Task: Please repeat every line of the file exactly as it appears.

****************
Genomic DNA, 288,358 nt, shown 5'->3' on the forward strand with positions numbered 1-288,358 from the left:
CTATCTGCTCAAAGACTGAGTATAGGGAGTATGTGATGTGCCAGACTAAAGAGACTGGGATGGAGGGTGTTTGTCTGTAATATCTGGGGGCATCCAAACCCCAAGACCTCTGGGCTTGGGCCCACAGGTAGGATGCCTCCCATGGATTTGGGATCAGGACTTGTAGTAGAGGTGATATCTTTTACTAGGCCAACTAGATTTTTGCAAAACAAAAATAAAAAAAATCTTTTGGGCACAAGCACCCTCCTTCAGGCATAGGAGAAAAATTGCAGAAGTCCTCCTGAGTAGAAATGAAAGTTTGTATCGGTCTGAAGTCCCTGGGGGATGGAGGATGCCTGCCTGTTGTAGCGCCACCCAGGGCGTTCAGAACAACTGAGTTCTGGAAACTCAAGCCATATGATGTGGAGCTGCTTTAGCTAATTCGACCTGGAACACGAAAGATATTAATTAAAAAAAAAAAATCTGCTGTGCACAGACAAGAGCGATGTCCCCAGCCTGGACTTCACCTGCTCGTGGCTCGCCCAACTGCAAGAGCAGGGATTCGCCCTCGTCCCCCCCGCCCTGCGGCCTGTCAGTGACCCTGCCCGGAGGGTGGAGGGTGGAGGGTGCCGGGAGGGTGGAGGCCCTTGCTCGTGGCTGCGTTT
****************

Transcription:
Genomic DNA, 288,358 nt, shown 5'->3' on the forward strand with positions numbered 1-288,358 from the left:
CTATCTGCTCAAAGACTGAGTATAGGGAGTATGTGATGTGCCAGACTAAAGAGACTGGGATGGAGGGTGTTTGTCTGTAATATCTGGGGGCATCCAAACCCCAAGACCTCTGGGCTTGGGCCCACAGGTAGGATGCCTCCCATGGATTTGGGATCAGGACTTGTAGTAGAGGTGATATCTTTTACTAGGCCAACTAGATTTTTGCAAAACAAAAATAAAAAAAATCTTTTGGGCACAAGCACCCTCCTTCAGGCATAGGAGAAAAATTGCAGAAGTCCTCCTGAGTAGAAATGAAAGTTTGTATCGGTCTGAAGTCCCTGGGGGATGGAGGATGCCTGCCTGTTGTAGCGCCACCCAGGGCGTTCAGAACAACTGAGTTCTGGAAACTCAAGCCATATGATGTGGAGCTGCTTTAGCTAATTCGACCTGGAACACGAAAGATATTAATTAAAAAAAAAAAATCTGCTGTGCACAGACAAGAGCGATGTCCCCAGCCTGGACTTCACCTGCTCGTGGCTCGCCCAACTGCAAGAGCAGGGATTCGCCCTCGTCCCCCCCGCCCTGCGGCCTGTCAGTGACCCTGCCCGGAGGGTGGAGGGTGGAGGGTGCCGGGAGGGTGGAGGCCCTTGCTCGTGGCTGCGTTT